The Decemberists are one of those little incidents in Russian history that explains much of the nature of not only the nature of the Empire, the development of Siberia, but also humanity. In December 1825, a secret society of young officers staged an uprising in Saint Petersburg. Many had chased Napoleon right back to Paris after the crushing defeat of the largest army the world had ever seen. Many returned to Russia imbued with the ideas of the Enlightenment and the French Revolution.
The uprising, ill-conceived and badly led, was a disaster. Over 3,000 of the soldiers were promptly arrested. Of these, five were hanged. As if to sum up the officers’ frustration with backward Russia, one remarked, upon only breaking his legs on the scaffold, “they can’t even hang a man properly in Russia.” Over 120 of the conspirators were exiled. They became known as the “Dekabristi”, the Decembrists.
Among them numbered eight prominent members of the aristocracy. In a show of loyalty to their husbands, nearly all the wives followed the men into exile. The most famous of these are Ekaterina Trubitskaya and Maria Volkonskaya. Their houses still stand in the north of central Irkutsk and are now museums. Unfortunately both were closed.
A house of love.
The beautiful Maria Volkonskaya had only been married two years. Forced to renounce all her possessions and titles, she even had to leave her infant son behind. “My place is with my husband,” she told her appalled family. She followed her husband to the salt, silver and lead mines where the workers toiled from six in the morning until 11 at night, in chains. Pushkin, a friend of many of the Decembrists, wrote a poem about them in 1827. He too was inspired by their tales of unconditional love. The female protagonist of “Eugene Onegin” is based on one of the wives.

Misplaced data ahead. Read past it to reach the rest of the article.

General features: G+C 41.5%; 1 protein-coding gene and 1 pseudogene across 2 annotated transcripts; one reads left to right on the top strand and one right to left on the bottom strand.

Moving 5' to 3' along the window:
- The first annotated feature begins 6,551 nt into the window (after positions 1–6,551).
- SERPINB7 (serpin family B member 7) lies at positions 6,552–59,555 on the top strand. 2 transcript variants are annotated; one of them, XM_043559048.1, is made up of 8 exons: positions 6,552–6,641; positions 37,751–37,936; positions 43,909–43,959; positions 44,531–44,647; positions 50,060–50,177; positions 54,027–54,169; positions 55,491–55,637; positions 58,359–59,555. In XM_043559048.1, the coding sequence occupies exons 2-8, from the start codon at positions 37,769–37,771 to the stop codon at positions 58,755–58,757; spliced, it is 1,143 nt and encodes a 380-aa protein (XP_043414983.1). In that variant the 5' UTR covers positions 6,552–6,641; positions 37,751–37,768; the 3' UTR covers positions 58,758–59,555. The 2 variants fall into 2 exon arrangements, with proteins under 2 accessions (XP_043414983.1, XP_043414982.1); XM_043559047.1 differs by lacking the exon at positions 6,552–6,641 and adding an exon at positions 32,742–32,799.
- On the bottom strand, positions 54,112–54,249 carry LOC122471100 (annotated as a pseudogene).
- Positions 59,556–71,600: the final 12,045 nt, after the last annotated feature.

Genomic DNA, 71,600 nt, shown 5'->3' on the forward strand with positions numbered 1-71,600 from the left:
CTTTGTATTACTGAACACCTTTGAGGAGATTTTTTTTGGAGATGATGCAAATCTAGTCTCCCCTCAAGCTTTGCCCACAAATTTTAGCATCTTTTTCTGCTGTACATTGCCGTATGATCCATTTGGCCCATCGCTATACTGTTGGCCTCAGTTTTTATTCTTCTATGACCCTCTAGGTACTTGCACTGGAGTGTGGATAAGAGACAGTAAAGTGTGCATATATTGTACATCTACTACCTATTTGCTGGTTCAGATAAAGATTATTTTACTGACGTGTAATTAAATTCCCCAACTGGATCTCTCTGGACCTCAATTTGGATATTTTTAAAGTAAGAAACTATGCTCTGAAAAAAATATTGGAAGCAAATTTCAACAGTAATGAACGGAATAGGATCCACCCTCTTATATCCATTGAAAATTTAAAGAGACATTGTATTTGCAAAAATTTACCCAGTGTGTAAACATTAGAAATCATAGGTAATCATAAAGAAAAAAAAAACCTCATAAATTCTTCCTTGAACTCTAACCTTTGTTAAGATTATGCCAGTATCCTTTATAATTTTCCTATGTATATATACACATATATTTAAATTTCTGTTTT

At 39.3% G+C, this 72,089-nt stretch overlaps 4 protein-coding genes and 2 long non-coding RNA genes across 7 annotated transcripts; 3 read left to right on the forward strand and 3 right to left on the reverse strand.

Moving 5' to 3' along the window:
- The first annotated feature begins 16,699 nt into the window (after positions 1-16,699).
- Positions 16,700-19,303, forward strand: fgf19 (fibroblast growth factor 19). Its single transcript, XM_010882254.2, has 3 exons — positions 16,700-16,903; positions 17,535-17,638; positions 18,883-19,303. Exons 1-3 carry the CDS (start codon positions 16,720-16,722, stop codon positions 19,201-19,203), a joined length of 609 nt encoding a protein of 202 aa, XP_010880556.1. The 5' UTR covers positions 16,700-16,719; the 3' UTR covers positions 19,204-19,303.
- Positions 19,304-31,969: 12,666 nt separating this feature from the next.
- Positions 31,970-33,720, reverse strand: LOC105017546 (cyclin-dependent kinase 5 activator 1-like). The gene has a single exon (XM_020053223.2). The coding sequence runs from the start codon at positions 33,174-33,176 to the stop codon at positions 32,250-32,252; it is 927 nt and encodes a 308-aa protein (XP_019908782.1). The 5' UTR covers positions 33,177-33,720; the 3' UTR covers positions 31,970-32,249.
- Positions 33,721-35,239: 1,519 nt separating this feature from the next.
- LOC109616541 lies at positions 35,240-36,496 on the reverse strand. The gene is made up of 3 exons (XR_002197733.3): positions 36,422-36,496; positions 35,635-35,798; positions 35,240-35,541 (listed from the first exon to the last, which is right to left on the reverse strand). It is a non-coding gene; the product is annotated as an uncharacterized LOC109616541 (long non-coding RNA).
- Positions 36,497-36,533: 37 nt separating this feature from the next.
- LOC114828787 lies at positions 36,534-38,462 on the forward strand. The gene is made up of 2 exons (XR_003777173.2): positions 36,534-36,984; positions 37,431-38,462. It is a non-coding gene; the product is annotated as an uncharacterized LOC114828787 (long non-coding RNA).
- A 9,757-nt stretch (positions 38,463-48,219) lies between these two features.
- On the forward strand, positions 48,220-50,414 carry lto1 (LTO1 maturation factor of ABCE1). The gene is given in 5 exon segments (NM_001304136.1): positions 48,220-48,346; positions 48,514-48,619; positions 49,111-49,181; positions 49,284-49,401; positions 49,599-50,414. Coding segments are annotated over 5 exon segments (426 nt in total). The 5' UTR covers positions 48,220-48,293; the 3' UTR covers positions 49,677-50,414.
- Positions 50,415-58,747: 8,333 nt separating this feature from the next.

The Decembrists had a huge impact on the life of Irkutsk. Along with a group of Polish officers exiled in the 1850s, they offset the Wild West feel of the city with their balls, concerts, plays and recitals lending the town a sophistication and municipal munificence unknown in the rest of Siberia. A feel that still exists today. The merchants’ mansions, rebuilt in stone following a devastating fire in 1879, dominate the wide arteries of the city’s heart with their ornately-framed windows, imposing columns and handsome pediments. It might not be Paris, as the monkier of ‘the Paris of…’ is applied to so many places Irkutsk is of Siberia, but it still comes as a shock after the badlands of Siberia.
In one last attempt to find a fur hat the two of us called by the slightly less reputable market. Housed in more of a shed than the building of the Central market. Walking through the stalls was like forcing your way through dense undergrowth. If that undergrowth was made up of jeans, leather jackets, and black leather shoes. Instead of mostquitoes we were hounded by persistent salesmen. Not having machetes to deal with either the undergrowth or wildlife we made a hasty escape, followed down the street by one guy who just would not take the hint that Rdoc was not interested in anything that he had for sale.
Later tonight we board the train that will take us out of Russia.
Tags: Irkutsk, landmark, literature, market, monument/memorial, Russia, Siberia, Trans-Siberia, Travel